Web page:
List publications relating to historical/time-series data at the site.

Weslawski JM, Adamski P 1987 Cold and warm years in South Spitsbergen coastal marine ecosystem. Polish Polar Research 8, 95-106

Weslawski JM, Kwasniewski S 1990 The consequences of climate fluctuations for the food web in Svalbard coastal waters. Proc. 24th EMBS Aberdeen, Univ. Press, 281-295


Is biodiversity information available in electronic form? If so, what is the nature of the database (CD-ROM, web-site)?

Some of the distribution maps and species lists are available on the web page of IOPAS ( This site and the database are currently under development.

PROTECTION STATUS: The pristine nature of the site should be protected by legislation if it is to be a "flagship site" for future monitoring.

What conservation legislation (national, European, international) is currently in place, how well is it implemented and how long will it last?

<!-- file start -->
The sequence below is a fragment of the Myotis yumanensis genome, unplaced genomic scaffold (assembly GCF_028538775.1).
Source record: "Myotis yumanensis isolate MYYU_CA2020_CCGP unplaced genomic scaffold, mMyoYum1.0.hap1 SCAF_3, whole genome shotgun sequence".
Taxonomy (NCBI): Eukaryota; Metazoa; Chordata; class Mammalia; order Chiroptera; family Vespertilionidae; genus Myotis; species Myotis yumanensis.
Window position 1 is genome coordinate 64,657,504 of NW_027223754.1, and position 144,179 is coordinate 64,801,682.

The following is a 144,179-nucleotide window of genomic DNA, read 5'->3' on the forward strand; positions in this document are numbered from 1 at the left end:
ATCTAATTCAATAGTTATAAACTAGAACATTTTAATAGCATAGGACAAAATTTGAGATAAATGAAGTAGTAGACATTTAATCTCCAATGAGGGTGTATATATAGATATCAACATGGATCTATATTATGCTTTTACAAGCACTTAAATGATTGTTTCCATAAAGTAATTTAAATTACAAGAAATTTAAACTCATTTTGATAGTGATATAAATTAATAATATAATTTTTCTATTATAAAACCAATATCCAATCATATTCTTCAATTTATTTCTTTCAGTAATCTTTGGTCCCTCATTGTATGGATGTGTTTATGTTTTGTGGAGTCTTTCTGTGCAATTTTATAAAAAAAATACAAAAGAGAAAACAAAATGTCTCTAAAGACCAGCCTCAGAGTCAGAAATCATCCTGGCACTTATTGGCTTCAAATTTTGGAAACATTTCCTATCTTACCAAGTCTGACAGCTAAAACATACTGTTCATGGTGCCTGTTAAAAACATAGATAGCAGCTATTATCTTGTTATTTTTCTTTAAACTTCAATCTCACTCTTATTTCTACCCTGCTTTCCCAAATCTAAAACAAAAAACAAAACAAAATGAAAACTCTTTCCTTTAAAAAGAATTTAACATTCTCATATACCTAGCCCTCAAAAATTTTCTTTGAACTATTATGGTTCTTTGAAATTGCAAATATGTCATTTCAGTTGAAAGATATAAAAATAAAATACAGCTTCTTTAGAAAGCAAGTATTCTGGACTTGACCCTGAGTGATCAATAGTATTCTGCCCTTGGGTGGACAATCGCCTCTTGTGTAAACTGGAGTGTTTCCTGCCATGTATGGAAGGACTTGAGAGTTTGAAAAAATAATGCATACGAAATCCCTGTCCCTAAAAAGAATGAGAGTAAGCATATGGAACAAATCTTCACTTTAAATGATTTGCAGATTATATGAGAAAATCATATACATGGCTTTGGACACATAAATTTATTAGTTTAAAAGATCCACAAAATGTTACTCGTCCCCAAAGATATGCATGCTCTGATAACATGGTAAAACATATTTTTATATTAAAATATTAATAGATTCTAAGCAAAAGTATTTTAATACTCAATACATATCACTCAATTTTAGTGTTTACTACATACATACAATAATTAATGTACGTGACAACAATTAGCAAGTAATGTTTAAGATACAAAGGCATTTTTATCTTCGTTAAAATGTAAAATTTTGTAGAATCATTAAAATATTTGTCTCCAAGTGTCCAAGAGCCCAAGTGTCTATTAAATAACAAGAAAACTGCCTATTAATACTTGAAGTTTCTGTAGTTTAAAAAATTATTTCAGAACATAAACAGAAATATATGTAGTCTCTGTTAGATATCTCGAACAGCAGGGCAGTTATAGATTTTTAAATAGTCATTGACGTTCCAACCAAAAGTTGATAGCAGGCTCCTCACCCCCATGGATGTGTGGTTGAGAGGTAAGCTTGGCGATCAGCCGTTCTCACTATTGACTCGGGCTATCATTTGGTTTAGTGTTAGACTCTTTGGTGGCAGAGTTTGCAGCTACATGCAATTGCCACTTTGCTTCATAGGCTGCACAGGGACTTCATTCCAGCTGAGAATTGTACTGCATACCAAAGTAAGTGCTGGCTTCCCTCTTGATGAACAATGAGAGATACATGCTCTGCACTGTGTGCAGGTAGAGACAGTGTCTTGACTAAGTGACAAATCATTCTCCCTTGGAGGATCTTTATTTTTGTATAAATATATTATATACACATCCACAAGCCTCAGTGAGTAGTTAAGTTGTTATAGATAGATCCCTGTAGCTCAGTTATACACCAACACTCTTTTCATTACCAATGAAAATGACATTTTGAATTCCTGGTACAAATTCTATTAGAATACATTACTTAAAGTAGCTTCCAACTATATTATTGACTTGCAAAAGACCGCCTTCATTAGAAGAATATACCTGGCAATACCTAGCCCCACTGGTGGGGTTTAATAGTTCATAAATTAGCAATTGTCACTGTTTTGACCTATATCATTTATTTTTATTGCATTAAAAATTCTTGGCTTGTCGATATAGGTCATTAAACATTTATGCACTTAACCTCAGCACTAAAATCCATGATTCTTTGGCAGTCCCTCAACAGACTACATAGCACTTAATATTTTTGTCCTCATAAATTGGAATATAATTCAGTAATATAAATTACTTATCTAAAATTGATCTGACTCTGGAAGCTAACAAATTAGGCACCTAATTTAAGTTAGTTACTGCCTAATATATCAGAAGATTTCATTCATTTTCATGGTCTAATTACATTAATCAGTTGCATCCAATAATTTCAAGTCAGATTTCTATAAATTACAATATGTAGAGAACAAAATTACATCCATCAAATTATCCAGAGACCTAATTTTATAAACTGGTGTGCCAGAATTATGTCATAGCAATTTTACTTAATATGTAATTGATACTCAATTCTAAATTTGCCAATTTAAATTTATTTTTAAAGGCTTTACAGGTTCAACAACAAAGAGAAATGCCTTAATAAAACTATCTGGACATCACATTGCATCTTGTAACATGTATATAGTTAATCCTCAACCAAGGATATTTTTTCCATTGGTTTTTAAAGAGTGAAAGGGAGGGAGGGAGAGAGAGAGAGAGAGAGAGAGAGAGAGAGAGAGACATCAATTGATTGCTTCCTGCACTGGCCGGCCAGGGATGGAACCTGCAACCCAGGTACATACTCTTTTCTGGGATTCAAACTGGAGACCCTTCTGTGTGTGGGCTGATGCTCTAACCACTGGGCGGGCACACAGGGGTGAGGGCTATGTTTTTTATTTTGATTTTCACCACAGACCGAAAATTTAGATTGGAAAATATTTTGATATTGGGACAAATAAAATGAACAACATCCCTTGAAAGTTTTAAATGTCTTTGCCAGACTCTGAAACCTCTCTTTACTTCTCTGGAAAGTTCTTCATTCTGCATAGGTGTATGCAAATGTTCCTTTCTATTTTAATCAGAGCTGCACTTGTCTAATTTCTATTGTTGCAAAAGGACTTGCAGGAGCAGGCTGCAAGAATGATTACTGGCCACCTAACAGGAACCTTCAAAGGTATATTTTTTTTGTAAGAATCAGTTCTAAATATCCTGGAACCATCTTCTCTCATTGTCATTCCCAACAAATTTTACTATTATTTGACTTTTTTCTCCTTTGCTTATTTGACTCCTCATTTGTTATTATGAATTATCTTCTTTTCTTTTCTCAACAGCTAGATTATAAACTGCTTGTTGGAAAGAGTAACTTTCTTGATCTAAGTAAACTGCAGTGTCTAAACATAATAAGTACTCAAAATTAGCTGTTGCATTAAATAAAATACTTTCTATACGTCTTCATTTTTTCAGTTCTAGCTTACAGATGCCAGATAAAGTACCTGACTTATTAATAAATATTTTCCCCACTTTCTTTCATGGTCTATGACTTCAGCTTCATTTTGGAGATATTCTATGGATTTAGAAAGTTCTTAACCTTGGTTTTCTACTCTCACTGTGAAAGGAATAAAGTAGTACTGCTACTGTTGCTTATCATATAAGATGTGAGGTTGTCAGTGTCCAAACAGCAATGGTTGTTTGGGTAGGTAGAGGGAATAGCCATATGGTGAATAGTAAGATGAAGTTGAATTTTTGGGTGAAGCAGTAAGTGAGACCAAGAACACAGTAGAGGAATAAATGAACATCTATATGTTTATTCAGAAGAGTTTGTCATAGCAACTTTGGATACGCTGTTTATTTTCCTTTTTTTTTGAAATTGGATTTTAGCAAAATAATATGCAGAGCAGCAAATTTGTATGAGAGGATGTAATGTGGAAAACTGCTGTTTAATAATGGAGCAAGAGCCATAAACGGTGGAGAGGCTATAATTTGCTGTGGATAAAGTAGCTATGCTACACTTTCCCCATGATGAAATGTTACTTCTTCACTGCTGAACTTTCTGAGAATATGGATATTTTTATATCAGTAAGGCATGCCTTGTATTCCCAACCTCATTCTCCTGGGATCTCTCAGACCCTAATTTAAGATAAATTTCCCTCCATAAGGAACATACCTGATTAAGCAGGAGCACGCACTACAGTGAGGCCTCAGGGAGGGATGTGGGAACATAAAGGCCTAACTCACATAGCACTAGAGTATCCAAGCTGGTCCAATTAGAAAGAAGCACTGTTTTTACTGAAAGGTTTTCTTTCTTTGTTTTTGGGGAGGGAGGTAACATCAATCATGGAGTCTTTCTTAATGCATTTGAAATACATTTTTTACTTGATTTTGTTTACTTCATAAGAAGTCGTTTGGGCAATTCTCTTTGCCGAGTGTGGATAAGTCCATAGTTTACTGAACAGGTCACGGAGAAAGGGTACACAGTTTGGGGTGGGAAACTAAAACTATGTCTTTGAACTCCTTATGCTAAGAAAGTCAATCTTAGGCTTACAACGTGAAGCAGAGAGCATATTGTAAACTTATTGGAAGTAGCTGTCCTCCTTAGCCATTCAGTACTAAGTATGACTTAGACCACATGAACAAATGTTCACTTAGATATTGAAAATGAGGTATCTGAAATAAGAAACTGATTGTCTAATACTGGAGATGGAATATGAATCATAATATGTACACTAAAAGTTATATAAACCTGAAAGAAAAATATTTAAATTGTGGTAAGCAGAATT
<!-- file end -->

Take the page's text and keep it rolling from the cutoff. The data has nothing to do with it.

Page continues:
Hornsund fjord is situated in the center of South Spitsbergen National Park, under protection of the Governor of Svalbard.


FACILITIES: The infrastructure for biodiversity research should be available. There should also be a national commitment in terms of financing and scientific activity (i.e funding should not be entirely dependent on the success of any future EU programme).

The appropriate infrastructure is available (laboratory facilities, some holding facilities for fresh material). Facilities for collecting also are available.

The services offered Polish Academy of Sciences in Polish Polar Station:

- Power generation and water supply.

How accessible is the location?

Accessible by helicopter from Longyearbyen year round or ship in navigational season.


Is it limited seasonally (e.g. not accessible in winter)?

No, except for exceptional circumstances.

Is it accessible by car or by boat (indicate means of transport and distance from laboratory facilities in km)?

Boat access almost year-round (depending on ice-conditions), otherwise by helicopter from Longyearbyen (some 200km distance)